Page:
Because Pew used different methodologies than previous studies, they found a lot more Jews, and among them is our subset of Conservative Jews which numbers an estimated 1.2 million. That is a lot of Jews, so we aren’t disappearing that fast. But our average age is 55, and only 27% of us are below 49 (Beth El is a big exception to that), and 30% of those identifying with Reform were raised Conservative.

There was some good news as the numbers got crunched more. Look at intermarriage, which is not an issue with Beth El families but is worrisome because on the average a small minority of children of intermarriage end up being raised Jewish. 73% of Conservative Jews are married to other Jews, compared to 50% of Reform and 31% of secular Jews. 88% of Conservative Jews are raising their children Jewish, compared to 60% for Reform and only 19% for the secular. 30% of Conservative parents have their kids enrolled in Jewish day schools and 50% in religious schools; for Reform the numbers are 9% and 28%. So, we exhibit a strong commitment to Jewish living and to raising Jewish children. These are strengths to build on and to shout from the rooftops. For those considering joining a synagogue, we might say (with Rabbi Steve Wernick of USCJ): “If you join our family you will be part of a community committed to raising Jewish children and teaching them the values, ritual skills and ethics to build sustainable communities of the future.”

Of course we face challenges. The middle has disappeared in American life. Young Jews, like their non-Jewish counterparts, are not into affiliation or brand loyalty; we need to have better strategies for connecting with them. We must create more synagogues imbued with meaning, purpose, and personal connection, and we must help nurture the thirst for Jewish learning that can be so transformative.

There is much food for thought about Conservative Judaism in these new pieces of data, less need to panic and good reasons to redouble our efforts to build the movement to be strong again. We will continue to have that as part of our agenda. In the coming year we will move to a tasty new theme; you can remain in suspense a little longer. Hoping you have a good Wednesday and can enjoy the last lazy hazy days of summer. Bill Rudolph

P.S. As part of the theme year, we emphasized our connections to the Conservative movement's camps, schools, and institutions, and Beth El clergy and families played a key role in the creation of a Ramah Day Camp for the D.C. area. It launched this week with more kids than we hoped for and a great staff and program. This is just the fourth such camp in the country, and so far so good.

July 30, 2014

Boker Tov. The Israel crisis continues and I continue to feel it in my gut and I continue to feel that there really isn’t anything else that I should be writing about.  Let me share a miscellany of items that resonate with me at this difficult time. There is so much information “out there” and it’s difficult to know with certainty what is going on and which lead character is doing what (witness the recent Kerry ceasefire proposal which was or wasn’t as disappointing as some claim), so I will stick to what seems indisputable.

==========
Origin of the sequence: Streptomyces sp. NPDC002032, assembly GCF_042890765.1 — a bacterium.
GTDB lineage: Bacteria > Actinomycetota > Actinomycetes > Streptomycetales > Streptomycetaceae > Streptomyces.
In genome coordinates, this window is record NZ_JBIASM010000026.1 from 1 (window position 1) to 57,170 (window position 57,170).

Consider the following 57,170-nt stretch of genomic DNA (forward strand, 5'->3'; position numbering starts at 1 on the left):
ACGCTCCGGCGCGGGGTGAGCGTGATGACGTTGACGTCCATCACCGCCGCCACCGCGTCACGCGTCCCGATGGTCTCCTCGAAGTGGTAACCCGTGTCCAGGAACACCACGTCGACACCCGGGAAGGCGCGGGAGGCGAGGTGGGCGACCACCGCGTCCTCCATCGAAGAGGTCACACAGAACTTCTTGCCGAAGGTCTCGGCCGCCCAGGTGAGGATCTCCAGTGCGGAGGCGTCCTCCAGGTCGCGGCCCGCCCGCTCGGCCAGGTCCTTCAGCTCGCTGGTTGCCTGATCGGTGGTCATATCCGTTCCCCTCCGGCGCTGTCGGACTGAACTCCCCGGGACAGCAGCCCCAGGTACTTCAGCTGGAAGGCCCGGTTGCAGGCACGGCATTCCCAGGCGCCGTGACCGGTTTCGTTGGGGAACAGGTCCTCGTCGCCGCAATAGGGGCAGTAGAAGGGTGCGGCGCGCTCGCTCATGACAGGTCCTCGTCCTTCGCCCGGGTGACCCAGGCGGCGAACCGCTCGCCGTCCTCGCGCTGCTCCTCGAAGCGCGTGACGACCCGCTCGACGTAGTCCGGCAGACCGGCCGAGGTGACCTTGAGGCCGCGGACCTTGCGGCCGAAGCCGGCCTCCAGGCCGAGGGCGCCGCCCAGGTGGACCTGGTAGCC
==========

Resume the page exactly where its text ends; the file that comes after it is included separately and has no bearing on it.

About ten days ago Al Jazeera published a list of Gazans who died in the first two weeks of Operation Protective Edge, based on data provided by Ashraf al-Qedra, a spokesman for the Gaza Health Ministry. Analysis of the data showed that 82% of the dead in Gaza, numbering about 600 at the time, were men, and that 66 percent of the men were between 18 and 38.  Women and children are dying, which is very sad regardless of why their lives are being lost, but claims that the IDF is engaged in indiscriminate killing of innocent women and children are just lies which the press doesn't care to investigate.

At the same time, I read that doctors have been drafted into reserve duty by the IDF. Many orthopedic and other doctors are accompanying Israeli combat units in Gaza, as well as serving in the IDF field hospital on the Israeli-Gaza border. No surprise there. These doctors are also treating wounded Palestinians; the most severely injured are transferred to Israeli hospitals.  Israel Defense Forces Chief of General Staff Benny Gantz confirmed reports that the IDF is setting up a field hospital near the Erez Crossing to treat wounded Palestinians. Just imagine the likelihood of something like that happening for Israelis in one of the countries bordering Israel.

We learned about ten days ago that, though there are incredible programs to take care of chayalim bodedim (“Lone Soldiers”), which includes a few grandsons of our members, the truth is that there is no such thing as a lone soldier. Twenty one year old Sgt. Sean Carmeli, a heroic young man from Texas, volunteered to serve in the IDF 6,000 miles from his home. He was tragically killed defending Israel. His favorite Israeli soccer team learned of his death and worried that, given his few connections in Israel, his funeral would be empty. They placed one single post on Facebook and sent a message on What’s App asking people to come to the funeral so it would be dignified. They even provided busses to and from Haifa so people would have no excuse not to come. Imagine how the Carmeli family felt when they arrived at their son’s funeral and expected a handful of people only to discover over 20,000 who had never met Sean but attended his funeral, simply because they felt that we are all brothers and sisters. There is no such thing as a lone soldier; we are all one family.